Gorgonzola Pizza is a vegetarian place run by people who know what pizza and pasta should taste like and what it means to provide good service. It’s busy from breakfast till late evening.

Le Terrasse is run by a French gay couple and offers the finest of French cuisine along with a decent choice of wines and excellent company of the owners. They open only in the early afternoon but close late so it’s a great destination for late drinks and snacks. Obviously gay-friendly.

Mabuti was opened in 2016 by the authors of this website and it is the only place in Port Barton that offers Italian gellato that we make out of Italian chocolate, vanilla and caramel or local fresh fruit. This is also the only place that offers a true choice of coffees along with tasty cakes. We make our own breads that we use in sandwiches and burgers. We are open from 7 am till 10 pm. Gay-friendly.

Do’s and Don’ts

  • Tipping is discretionary but not really expected by your waiter or waitress. It is so most likely because owners take the tips for themselves. You have to be very specific that the money you give is for the staff who usually are paid a state minimum wage (285 Peso) but work 12 to 16 hours a day. When you pay your bill do not round up. You will anyway get exact change back. Only after getting the change give a tip.
  • In all places, small or big, cheap or top class there is free water that will be served with your meal or you can pour it yourself from a container. The so called “service” water is always drinkable and clean water coming from special water purifying shops.
  • When walking into a restaurant in Port Barton you should take off your shoes and leave them outside. This way you help staff to keep the place clean. In many restaurants there are special signs or even a place where you can store your flip-flops.
  • Do not feed cats or dogs at your table. Whatever you leave on your plate will be given to them anyway. By feeding animals you accustom them to “begging” and many other tourist might mind their presence in the restaurant.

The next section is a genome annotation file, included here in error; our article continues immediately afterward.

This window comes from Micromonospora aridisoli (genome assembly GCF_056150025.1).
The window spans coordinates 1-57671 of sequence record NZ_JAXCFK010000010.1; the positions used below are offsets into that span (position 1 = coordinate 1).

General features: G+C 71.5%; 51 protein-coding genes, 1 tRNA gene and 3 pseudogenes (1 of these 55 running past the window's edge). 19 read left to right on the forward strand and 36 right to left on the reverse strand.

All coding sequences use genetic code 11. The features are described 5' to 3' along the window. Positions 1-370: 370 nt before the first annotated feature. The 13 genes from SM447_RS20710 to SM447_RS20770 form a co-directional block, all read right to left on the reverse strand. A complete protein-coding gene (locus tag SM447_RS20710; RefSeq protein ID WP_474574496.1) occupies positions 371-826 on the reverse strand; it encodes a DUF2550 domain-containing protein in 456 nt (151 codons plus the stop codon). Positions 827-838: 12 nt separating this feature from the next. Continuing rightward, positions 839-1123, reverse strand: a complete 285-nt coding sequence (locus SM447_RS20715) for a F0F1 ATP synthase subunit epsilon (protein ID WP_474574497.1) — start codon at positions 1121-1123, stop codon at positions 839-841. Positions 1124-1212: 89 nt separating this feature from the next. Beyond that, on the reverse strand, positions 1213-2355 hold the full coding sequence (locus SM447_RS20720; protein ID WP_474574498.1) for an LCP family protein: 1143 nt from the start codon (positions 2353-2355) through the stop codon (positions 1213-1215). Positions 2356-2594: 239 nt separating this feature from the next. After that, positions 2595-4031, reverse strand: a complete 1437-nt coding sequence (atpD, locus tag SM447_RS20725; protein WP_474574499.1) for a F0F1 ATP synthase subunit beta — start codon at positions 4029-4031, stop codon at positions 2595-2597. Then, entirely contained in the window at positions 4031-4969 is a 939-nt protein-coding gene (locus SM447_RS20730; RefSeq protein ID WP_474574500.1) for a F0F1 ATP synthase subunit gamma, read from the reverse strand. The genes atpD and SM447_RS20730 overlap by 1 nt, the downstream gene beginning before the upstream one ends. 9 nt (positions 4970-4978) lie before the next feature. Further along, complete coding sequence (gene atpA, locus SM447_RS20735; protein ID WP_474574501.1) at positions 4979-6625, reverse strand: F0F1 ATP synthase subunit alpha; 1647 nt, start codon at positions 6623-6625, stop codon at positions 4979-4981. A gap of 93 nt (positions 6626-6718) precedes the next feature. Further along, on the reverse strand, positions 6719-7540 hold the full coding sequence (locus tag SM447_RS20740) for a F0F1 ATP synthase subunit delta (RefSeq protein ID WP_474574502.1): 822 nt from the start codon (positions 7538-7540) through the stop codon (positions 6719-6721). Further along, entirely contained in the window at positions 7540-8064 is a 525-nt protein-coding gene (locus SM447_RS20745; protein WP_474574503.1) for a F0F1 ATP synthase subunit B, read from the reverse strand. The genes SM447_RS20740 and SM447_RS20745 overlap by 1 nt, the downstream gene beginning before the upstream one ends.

• Refrain from smoking in restaurants as it is not allowed in public places (Republic Act 9211, section 5e). Smoking is permitted in restaurants in separate smoking areas but none of the restaurants in Port Barton offers such facility. If you ask waiting staff if its ok to smoke you will hear “yes” and you will get an ashtray. This is because the business owners are afraid to loose customers and smoking does not have the European stigma.

Useful vocabulary

  • young coconut – buko,
  • mature coconut – niyog,
  • fish – isda,
  • pork – karne baboy,
  • chicken – manok
  • egg – log (itlog),
  • rice – kanin,
  • breakfast – almusal,
  • lunch – tanghalian,
  • dinner – hapunan,
  • afternoon snack – mirienda,
  • beer – beer,
  • water – tubig,
  • It was delicious, thank you – ang sarap nang pagkain, salamat po
  • Bon Appetite 🙂

One thought on “Food

  1. Mabuti and Gacayan two best places to eat. Mabuti serves excellent vegetarian food and icecream, plus real coffee! It’s also great chilled place with good wifi where you can spend a few hours away from the beach. Gacayan on the other hand had an amazing pumpkin soup, not big selection of vegetarian dishes but that pumpkin soup with rice was fantastic.

    Liked by 1 person